Income inequality is a hot political topic and a report showing that a small number of U.S. companies hold most of the wealth could stir up more talk about ways to change tax policy.
The majority of corporate cash is amassed in the coffers of 18 U.S. firms — they held 36 percent of all wealth last year, a jump from 27 percent in 2009 with the gap expected to widen further, according to a report from Standard & Poor’s, a New York-based credit rater.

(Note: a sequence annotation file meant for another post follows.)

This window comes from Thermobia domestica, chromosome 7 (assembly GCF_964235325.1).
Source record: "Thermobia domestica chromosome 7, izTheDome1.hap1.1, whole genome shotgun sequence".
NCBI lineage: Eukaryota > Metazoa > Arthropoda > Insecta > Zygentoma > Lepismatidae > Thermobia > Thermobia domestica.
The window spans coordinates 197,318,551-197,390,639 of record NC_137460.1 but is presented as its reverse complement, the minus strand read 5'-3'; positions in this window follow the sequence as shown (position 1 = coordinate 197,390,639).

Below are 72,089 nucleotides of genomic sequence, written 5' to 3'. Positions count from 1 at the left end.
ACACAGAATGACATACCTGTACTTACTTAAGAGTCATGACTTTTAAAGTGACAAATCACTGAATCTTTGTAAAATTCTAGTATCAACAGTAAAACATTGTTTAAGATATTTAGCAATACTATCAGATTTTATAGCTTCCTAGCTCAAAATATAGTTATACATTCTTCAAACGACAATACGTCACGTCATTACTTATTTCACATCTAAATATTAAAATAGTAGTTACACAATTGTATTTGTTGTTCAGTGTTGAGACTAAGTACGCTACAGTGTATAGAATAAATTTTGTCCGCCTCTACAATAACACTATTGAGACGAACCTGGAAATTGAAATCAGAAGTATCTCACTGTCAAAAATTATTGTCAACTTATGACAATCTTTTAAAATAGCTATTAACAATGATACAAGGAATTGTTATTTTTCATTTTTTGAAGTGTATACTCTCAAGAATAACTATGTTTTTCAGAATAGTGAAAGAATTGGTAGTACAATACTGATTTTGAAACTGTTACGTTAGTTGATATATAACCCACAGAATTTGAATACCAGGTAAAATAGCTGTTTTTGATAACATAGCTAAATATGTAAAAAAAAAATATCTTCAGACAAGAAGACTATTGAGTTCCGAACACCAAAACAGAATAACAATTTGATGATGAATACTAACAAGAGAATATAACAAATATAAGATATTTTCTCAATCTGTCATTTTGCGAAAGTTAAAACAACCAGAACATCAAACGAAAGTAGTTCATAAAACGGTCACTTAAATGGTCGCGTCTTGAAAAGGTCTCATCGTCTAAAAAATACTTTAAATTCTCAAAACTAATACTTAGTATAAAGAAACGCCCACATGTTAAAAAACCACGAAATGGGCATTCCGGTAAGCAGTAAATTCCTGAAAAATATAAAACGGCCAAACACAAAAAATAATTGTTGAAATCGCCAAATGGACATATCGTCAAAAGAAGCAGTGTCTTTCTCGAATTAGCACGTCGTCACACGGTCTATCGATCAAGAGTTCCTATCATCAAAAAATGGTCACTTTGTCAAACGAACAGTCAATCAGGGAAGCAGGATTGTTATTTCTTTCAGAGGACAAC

That means that out of a record $1.53 trillion in cash and short-term investments held by U.S. corporations the wealthiest 18 held about $535 billion.
“In our view, current U.S. corporate tax policy and accommodating credit market conditions have been primarily responsible for this growing wealth gap,” the report said.
Furthermore, the wealthiest top 20 percent held 89 percent of total cash, leaving only 11 percent for the bottom 80 percent of firms.
The top 1 percent are mostly investment-grade businesses — Microsoft, Google, Cisco, Apple, Oracle, Ford, Coca-Cola and Boeing — and are concentrated in technology and healthcare industries.